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Future Forward and the perk of being Thai's political novice

Future Forward and the perk of being Thai's political novice

Thanathorn Juangroongruangkit, chairman of Future Forward Party (center), and the leaders of other political parties attended a press conference in Bangkok on March 23, 2019 ANTARA FOTO/REUTERS/Athit Perawongmetha/djo (REUTERS/ATHIT PERAWONGMETHA)

Young people are confounded with a plethora of challenges, akin to a battleground, constantly perplexed by the need for prompt decision-making to meet the aspirations of elders while striving to keep up with an ever-evolving world.

Undeniably, the country's fate lies in the hands of these youngsters. Time has stood witness to the fact that members of the young generation have been the harbingers of change, constantly driving a movement, right from the Umbrella Movement in Hong Kong to the Arab Spring throughout the Middle East.

This phenomenon has also been revealed in Thailand that has just convened its general elections on March 24, 2019, the democratic process that has been absent over nearly eight years. 

Not one to be withheld by “ancient” norms, youngsters constantly seek change and freedom. Despite lady luck not always smiling down upon them, they not only manage to emerge unscathed but also taste sweet victory.

The recently established Future Forward Party (FFP) – which was officially registered by the Election Commission on September 2018 -- comes in the last category.

With progressive policies to end military rule, effective social media campaign strategies, a pool of young staff members, and a well-liked billionaire leader, the party is acclaimed by many as the clear winner in the recently concluded Thai polls, in spite of the official final results yet to be declared on May 9.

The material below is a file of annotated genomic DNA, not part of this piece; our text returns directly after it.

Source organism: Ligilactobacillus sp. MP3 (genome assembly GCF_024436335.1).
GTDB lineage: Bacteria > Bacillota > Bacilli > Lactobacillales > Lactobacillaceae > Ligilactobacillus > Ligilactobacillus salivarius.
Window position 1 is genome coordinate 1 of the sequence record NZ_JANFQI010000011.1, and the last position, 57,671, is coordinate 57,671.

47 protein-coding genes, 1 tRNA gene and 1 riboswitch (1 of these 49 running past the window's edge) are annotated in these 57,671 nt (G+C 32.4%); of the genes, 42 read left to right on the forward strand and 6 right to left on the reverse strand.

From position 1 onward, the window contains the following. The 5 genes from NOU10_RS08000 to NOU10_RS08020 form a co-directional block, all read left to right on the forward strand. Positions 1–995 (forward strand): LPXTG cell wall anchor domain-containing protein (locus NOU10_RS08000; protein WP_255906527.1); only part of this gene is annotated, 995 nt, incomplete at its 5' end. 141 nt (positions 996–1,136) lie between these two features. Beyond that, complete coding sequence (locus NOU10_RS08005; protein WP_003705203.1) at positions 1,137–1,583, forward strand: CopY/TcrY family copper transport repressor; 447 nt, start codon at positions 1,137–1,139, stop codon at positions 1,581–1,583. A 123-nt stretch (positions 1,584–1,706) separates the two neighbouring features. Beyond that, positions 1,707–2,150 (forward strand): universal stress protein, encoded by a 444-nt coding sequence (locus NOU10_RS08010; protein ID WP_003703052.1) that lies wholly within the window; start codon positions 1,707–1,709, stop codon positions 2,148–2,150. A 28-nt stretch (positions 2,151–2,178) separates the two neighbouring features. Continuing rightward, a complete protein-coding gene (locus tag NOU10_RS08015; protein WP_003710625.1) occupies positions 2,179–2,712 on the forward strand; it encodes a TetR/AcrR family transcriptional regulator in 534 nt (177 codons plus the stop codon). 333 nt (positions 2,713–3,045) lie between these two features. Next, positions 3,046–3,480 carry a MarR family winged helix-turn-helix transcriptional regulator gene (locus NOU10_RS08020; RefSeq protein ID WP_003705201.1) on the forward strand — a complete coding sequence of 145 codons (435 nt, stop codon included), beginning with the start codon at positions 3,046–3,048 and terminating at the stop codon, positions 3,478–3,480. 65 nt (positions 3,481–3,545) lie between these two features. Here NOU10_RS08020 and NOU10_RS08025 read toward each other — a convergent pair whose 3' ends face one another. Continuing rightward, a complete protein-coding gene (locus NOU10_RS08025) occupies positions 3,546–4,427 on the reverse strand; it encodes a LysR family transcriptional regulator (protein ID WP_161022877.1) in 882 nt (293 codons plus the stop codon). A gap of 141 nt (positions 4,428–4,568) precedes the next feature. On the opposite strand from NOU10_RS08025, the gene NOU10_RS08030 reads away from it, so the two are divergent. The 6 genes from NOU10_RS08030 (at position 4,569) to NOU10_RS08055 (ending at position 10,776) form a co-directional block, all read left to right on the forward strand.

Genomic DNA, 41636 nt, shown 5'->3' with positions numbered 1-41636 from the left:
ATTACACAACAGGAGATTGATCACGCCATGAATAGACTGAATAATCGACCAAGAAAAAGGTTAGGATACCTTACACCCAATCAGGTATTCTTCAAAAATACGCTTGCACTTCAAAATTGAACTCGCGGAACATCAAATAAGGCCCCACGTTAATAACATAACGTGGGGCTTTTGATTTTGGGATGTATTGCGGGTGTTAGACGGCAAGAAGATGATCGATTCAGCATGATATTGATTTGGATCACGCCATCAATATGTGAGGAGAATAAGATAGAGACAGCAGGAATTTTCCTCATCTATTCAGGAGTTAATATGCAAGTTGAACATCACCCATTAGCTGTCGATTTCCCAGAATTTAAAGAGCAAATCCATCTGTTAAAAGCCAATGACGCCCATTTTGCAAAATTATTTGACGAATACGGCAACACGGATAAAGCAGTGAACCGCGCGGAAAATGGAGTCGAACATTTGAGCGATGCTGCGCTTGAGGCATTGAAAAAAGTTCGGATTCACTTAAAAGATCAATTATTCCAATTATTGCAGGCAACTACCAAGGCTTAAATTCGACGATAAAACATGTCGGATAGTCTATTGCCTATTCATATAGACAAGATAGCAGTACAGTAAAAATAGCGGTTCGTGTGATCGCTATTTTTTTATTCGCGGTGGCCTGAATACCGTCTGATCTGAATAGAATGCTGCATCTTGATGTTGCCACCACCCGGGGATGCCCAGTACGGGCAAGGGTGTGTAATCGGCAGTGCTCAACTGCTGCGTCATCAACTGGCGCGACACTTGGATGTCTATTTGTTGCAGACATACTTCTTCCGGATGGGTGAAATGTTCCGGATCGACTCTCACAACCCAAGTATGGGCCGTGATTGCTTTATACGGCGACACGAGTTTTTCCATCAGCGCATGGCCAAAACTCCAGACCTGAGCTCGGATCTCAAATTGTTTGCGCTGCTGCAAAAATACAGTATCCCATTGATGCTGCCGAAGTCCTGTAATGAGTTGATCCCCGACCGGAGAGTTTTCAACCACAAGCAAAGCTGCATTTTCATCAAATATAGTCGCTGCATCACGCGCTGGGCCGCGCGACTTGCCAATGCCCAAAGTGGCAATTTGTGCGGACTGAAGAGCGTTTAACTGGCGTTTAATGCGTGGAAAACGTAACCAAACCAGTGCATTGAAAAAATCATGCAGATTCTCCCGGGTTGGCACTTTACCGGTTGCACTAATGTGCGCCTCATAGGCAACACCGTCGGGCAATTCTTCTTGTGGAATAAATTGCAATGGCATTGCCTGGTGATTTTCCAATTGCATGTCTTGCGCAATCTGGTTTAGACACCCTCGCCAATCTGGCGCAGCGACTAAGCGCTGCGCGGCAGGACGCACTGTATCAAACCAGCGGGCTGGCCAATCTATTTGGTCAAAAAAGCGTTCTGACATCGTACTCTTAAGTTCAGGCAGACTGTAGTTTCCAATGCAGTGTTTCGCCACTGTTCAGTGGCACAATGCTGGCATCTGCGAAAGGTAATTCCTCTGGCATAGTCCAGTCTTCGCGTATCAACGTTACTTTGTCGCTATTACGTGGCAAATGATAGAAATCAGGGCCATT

Termed by the media as a young team of hipsters and activists, the FFP rose up in the polls after securing support of the millennials and aligned to become the third-largest party by vote count in the recent Thai polls, after the military-linked party Palang Pracharath, and the main opposition party of Pheu Thai linked to ousted prime minister Thaksin Shinawatra.

An overwhelming result that gives their leader, Thanathorn Juangroongruangkit, an opportunity to become the prime minister in spite of the current baffling vote-counting.

Thanathorn was quoted by Bangkok Post as saying that Pheu Thai offered to nominate him for the prime minister's post if that party's candidates for the job were unable to get into parliament though he refused the offer, as proposing its leader as a prime minister is not one of the Future Forward's conditions for it to join a coalition to form a government.

The party's top and leading agenda is to return the nation to democratic rule, with an assurance of multi-sectoral reforms. The party’s slogan “The Future we aspire to is the future where the ultimate power truly belongs to the people,” speaks volumes of its stance.

Nonetheless, FFP’s success should not come as a surprise, with the party spurred by a wide-ranging crew of youngsters in their 20s rooted in social activism. They are well-tuned with the aspirations of the Thai youth. Most importantly, they do not have the historical burdens of past mistakes.

Thai youth -- mostly first-time voters -- long to make their voices heard. They headed to the polls seeking changes. These youngsters have been bogged down by endless divisions between parties aligned with the military and the main opposition.

The youth are keen to appoint a leader, who speaks the same tone, is on the same page as them, and echoes their global views. A gesture that the same old-faces of politicians awkwardly embraced.